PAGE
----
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AVRDUDE reads a configuration file upon startup which describes all of the parts and programmers that it knows about. The advantage of this is that if you have a chip that is not currently supported by AVRDUDE, you can add it to the configuration file without waiting for a new release of AVRDUDE. Likewise, if you have a parallel port programmer that is not supported by AVRDUDE, chances are good that you can copy and existing programmer definition, and with only a few changes, make your programmer work with AVRDUDE.
AVRDUDE first looks for a system wide configuration file in a platform
dependent location. On Unix, this is usually
/usr/local/etc/avrdude.conf, while on Windows it is usally in the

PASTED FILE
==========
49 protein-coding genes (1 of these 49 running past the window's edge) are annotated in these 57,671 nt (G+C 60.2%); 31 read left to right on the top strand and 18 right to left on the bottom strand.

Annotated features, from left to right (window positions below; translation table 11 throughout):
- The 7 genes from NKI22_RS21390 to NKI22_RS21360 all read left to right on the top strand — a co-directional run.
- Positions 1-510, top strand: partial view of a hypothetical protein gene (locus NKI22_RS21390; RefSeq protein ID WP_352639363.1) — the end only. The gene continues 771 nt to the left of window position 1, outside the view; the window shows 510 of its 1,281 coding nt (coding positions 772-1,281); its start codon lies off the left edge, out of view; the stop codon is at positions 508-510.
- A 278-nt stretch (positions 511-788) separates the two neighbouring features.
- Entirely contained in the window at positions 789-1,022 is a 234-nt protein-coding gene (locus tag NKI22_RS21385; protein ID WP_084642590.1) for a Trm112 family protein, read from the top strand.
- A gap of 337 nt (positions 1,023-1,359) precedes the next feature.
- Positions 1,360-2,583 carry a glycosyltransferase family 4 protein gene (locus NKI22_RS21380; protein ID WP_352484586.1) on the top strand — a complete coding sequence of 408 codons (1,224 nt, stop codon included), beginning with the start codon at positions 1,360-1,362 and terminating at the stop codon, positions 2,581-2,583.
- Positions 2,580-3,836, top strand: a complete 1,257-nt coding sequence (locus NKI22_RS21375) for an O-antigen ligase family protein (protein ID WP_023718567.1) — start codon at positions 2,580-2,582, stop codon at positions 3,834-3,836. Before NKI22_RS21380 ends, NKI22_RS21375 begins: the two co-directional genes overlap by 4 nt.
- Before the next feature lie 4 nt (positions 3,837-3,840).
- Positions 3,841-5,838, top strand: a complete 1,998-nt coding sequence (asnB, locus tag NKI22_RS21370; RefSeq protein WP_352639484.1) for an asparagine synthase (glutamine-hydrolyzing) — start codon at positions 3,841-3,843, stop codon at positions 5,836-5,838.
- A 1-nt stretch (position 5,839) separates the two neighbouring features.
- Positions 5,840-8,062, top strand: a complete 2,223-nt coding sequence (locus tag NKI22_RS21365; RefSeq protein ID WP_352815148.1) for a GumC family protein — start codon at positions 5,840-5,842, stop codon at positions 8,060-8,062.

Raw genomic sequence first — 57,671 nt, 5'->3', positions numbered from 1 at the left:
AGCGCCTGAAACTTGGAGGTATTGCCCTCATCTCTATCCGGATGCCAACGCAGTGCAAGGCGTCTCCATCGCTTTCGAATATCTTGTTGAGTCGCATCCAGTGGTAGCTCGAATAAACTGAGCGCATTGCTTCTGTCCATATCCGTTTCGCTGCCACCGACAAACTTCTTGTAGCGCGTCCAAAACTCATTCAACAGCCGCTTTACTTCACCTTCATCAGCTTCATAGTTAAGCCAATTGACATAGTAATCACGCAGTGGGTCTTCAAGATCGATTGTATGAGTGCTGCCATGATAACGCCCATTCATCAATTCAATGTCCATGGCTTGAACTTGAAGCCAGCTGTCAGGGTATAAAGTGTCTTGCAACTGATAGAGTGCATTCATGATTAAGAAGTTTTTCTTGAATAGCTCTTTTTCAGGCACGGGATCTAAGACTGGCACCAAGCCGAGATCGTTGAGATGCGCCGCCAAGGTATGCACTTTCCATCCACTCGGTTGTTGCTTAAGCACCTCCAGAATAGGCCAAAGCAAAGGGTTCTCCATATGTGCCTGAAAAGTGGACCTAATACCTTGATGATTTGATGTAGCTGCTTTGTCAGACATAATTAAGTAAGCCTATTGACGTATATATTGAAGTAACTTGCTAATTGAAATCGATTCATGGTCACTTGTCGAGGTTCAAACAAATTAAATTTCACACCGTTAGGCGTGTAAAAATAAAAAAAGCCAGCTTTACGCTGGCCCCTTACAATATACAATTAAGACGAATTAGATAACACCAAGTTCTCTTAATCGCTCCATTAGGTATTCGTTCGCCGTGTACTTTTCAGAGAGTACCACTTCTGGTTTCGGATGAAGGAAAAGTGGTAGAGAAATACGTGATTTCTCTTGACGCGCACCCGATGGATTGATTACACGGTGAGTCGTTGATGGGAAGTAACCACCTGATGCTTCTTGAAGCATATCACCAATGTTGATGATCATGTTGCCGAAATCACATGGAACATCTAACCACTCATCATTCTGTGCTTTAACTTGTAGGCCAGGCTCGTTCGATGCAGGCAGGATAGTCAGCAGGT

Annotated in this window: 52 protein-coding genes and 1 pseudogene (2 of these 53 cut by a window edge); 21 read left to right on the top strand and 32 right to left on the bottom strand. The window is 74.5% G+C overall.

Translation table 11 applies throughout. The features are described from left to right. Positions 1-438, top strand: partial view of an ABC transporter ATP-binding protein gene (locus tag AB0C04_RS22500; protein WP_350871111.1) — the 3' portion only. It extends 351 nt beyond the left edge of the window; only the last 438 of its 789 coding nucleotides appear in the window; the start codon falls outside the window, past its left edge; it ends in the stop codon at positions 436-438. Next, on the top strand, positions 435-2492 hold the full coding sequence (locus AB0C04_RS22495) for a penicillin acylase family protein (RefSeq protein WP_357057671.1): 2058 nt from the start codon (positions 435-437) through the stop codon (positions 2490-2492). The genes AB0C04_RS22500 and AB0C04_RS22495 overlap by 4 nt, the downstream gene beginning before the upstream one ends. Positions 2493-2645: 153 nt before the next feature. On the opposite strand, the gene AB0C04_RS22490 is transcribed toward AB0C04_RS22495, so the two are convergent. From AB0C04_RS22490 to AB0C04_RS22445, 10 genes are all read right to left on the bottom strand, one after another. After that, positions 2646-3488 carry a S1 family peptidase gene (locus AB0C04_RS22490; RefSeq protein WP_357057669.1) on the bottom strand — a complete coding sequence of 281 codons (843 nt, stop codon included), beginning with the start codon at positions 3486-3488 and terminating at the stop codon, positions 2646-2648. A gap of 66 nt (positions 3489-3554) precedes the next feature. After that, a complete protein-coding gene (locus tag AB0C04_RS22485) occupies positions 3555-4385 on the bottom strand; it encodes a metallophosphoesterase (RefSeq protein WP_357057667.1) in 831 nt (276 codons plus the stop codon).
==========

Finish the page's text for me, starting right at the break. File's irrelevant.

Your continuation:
same location as the executable file. The name of this file can be
changed using the ‘-C’ command line option. After the system wide
configuration file is parsed, AVRDUDE looks for a per-user configuration
file to augment or override the system wide defaults. On Unix, the
per-user file is
.avrduderc within the user’s home directory. On
Windows, this file is the
avrdude.rc file located in the same
directory as the executable.
|4.1 AVRDUDE Defaults|
|4.2 Programmer Definitions|
|4.3 Part Definitions|
|4.4 Other Notes|
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